In his article The Vanishing Voter, Harvard professor Thomas Patterson makes a statement about modern political campaigns that made me a little nauseous:
Ambition, manipulation, and deception have become as prominent as issues of policy and leadership
You might scoff at my fragile stomach – claiming that politics has been like this for decades – but it is not politics and politicians that inspire queasiness, rather the sinking feeling that medical science might be heading in the same direction.
I’ve previously written about honesty in academia in Identifying good scientists and keeping them honest and do not think that many people need to be convinced that deception is unnervingly common in all walks of life including science, exemplified with high profile scientific fraud cases over the last decade.
An equally disturbing trend, however, is the “scientist turned politician” where manipulation and empire-building come into play and the scientific research gets relegated to the back burner. In some instances it seems that the research might simply be a means to an end, and not the good kind of end (cures, technologies, discoveries, etc), but rather the key components to building a successful career.
This is especially problematic when the purse strings are tightened at funding agencies and not all of the peer reviewed and “fundable” research is even close to getting funded. In such situations, grant funding becomes even more about salesmanship. In Selling science: the lure of the dark side, Matthew Bailes points out:
All scientists compete for funding, and the more compelling the evidence and story, the greater the chance of success.
I would not be foolish enough to argue that researchers have no need to communicate why their research is important and deserves funding – on the contrary, I think this is a critical skill that makes one’s scientific findings carry more impact. The difficult part is figuring out who is selling good science and who is just good at selling. It seems to me that sometimes the people who shake the right hands, sit on the right committees, and talk the right talk at the right time stand to gain much more than those that do the right experiment to challenge the validity of their claim.
Typically, the community relies on peer review (both grants and papers) to sort this out, but I fear that the lack of recognition for peer review contributions works against the scientific community. Again, this plays into the hands of the good politician: for over-worked and tired reviewers, clarity and simplicity can sometimes trump the confusing or difficult (despite the latter often being more realistic and relevant). I still think that people should be unafraid of publishing their name as the reviewer of a particular paper that gets published – this not only gives credit for reviewing, but also puts one’s reputation on the line by saying “this work satisfies me as good enough to see in print” – check out our previous entry on peer review.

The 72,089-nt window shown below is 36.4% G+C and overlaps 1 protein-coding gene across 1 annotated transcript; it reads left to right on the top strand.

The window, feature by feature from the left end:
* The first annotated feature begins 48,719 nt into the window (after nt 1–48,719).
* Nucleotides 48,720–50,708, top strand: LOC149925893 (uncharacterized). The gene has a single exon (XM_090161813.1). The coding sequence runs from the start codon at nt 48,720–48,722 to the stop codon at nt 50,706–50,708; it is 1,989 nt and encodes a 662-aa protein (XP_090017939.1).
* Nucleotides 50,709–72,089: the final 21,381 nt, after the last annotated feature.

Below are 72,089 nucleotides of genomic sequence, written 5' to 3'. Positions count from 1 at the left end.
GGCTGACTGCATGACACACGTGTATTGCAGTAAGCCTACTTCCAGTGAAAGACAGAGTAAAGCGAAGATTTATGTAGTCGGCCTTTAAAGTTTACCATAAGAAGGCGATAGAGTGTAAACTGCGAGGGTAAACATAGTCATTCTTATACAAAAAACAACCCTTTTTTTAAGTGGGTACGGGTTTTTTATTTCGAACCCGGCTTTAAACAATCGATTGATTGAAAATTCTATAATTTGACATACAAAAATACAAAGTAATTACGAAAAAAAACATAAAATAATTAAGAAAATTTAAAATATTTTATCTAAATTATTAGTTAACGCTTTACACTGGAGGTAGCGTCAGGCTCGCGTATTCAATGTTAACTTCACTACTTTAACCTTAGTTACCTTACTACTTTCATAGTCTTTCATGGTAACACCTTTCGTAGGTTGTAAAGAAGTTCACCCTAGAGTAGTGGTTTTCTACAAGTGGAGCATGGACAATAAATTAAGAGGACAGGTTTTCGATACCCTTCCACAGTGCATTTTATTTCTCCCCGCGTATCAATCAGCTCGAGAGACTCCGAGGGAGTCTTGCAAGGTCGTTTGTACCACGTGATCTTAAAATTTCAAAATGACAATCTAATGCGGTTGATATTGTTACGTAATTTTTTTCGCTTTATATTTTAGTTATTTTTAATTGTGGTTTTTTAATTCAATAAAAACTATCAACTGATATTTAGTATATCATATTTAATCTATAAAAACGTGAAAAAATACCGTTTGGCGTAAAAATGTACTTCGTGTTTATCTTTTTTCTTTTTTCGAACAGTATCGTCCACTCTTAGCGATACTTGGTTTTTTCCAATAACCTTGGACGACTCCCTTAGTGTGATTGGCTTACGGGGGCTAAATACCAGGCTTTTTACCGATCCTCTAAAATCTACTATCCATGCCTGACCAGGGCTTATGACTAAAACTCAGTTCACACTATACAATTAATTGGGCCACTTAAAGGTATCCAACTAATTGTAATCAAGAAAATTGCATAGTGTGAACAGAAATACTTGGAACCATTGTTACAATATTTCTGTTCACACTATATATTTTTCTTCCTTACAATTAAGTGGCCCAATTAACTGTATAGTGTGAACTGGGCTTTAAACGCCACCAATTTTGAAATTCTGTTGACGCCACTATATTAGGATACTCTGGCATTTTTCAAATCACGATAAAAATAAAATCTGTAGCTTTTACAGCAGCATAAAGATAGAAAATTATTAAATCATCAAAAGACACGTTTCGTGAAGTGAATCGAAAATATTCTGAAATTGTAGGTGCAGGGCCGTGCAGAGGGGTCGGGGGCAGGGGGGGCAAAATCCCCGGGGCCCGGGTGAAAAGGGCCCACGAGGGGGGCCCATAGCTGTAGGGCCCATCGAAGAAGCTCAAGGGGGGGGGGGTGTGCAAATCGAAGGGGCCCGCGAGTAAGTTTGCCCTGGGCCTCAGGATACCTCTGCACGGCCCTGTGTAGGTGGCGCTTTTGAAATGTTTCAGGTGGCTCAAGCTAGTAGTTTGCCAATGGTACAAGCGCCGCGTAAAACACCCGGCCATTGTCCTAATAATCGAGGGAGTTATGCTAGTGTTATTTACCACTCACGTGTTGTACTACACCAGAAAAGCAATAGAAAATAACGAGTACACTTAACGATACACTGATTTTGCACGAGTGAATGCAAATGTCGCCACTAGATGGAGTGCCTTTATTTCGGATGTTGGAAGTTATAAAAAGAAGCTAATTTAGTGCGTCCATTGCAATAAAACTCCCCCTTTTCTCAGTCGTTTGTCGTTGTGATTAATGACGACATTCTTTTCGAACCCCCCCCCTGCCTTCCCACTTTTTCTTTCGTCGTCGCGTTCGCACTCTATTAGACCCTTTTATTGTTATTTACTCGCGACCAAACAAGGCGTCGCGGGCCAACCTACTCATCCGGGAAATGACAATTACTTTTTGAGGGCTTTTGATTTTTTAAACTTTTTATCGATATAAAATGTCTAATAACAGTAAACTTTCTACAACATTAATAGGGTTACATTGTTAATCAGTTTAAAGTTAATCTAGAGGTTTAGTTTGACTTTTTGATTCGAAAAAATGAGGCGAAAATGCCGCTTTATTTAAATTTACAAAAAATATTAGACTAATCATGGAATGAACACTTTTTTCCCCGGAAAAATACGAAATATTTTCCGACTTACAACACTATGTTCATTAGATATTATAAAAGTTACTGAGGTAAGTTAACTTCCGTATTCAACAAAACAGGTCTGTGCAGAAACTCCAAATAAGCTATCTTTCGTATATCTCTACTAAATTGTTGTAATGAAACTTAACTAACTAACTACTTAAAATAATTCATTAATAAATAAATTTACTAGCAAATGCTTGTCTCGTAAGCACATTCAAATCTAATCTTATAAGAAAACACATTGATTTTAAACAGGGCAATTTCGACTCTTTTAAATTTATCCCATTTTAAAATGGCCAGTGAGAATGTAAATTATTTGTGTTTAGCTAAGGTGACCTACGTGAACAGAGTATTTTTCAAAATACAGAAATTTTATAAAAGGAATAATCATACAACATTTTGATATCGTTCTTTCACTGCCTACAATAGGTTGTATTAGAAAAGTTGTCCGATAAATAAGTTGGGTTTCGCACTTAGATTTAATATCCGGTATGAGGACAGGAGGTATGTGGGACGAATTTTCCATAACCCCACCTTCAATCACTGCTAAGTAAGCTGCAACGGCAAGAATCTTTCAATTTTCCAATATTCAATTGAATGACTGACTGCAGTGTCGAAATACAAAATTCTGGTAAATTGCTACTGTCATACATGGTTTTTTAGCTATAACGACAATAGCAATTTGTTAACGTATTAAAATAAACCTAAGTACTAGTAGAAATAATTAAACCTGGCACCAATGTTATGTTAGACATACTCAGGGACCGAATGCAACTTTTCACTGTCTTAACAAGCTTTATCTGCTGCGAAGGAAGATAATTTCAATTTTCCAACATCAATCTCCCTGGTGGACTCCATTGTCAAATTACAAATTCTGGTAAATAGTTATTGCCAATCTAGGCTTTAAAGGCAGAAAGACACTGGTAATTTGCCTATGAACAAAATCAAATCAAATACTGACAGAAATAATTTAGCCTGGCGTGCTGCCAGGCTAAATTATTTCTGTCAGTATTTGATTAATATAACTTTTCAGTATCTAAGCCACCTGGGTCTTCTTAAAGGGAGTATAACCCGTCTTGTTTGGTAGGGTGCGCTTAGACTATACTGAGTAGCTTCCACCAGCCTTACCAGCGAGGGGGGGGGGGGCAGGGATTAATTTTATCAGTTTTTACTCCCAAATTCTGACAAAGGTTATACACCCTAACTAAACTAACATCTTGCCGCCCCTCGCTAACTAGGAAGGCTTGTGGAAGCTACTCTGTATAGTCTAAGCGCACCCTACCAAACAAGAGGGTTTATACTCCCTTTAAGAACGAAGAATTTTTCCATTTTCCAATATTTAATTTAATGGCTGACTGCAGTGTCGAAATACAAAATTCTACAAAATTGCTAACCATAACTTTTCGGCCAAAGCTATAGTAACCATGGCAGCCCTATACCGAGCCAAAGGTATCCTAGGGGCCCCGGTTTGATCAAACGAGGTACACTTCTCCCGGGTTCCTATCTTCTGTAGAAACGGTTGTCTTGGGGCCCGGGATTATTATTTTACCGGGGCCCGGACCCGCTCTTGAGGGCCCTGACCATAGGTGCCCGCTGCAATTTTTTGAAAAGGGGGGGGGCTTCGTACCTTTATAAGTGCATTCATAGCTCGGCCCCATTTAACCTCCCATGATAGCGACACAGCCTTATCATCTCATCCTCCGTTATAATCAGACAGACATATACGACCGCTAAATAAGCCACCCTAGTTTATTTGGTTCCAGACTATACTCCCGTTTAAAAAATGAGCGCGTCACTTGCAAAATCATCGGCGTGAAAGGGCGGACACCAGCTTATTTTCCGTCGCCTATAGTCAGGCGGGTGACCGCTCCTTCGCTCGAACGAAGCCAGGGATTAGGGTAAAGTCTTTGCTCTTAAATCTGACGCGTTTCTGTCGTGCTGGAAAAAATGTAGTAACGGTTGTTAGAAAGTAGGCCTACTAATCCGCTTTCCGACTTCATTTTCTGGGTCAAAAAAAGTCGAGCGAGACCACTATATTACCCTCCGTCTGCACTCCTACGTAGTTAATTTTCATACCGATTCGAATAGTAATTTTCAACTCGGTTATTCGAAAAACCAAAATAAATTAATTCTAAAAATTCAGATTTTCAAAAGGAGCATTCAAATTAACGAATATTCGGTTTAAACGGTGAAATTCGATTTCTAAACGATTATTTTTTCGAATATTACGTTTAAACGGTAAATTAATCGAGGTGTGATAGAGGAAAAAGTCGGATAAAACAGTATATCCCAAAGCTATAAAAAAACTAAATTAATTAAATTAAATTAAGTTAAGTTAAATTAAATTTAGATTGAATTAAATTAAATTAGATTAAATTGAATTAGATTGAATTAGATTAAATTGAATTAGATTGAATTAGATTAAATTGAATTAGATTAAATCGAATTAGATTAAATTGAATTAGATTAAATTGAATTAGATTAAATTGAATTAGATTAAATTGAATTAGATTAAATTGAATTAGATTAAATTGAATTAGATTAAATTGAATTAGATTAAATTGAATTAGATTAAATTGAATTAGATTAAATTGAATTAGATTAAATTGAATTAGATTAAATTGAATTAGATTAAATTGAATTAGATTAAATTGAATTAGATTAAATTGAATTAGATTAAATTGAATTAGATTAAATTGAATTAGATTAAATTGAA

When it comes to the big question of which young scientist to hire into a department to do world class research for the next few decades, university hiring committees do consider national and international networks, previous grant/fellowship abilities, pedigree (i.e.: who you’ve trained with), etc though many are inconclusive about one’s abilities in the lab or mentoring/training skills which are arguably two critical hiring metrics.
Perhaps this is why publications are still the killer metric and the one that students/postdocs often strive for – but should a Nature, Cell or Science be enough? If you go to the right labs and know the right people, publishing in these journals appears somehow easier – some would (correctly in some cases no doubt) say that getting into those labs is part of the process of becoming a good scientist. But that process itself is riddled with all sorts of qualitative assessments of “potential’, buoyed by strong political skills and previous networks. When does this process begin?
Like any empire, the strength comes from consolidating power. A former new assistant professor colleague of mine at a mid level university in Ontario once asked me – “How can I compete for an NSERC against three new hires in Toronto who don’t have to teach and have access to huge technological resources?” I still have no good answer aside from sighing that it seems that big science sometimes seems to be done without considering whether or not it is creative (or good?) science.
I’d like readers to ask themselves – what irks them about politicians? are scientists the same? more or less than a decade ago? – feel free to share your thoughts, I imagine the comparisons are plentiful and painful, but stand to be corrected.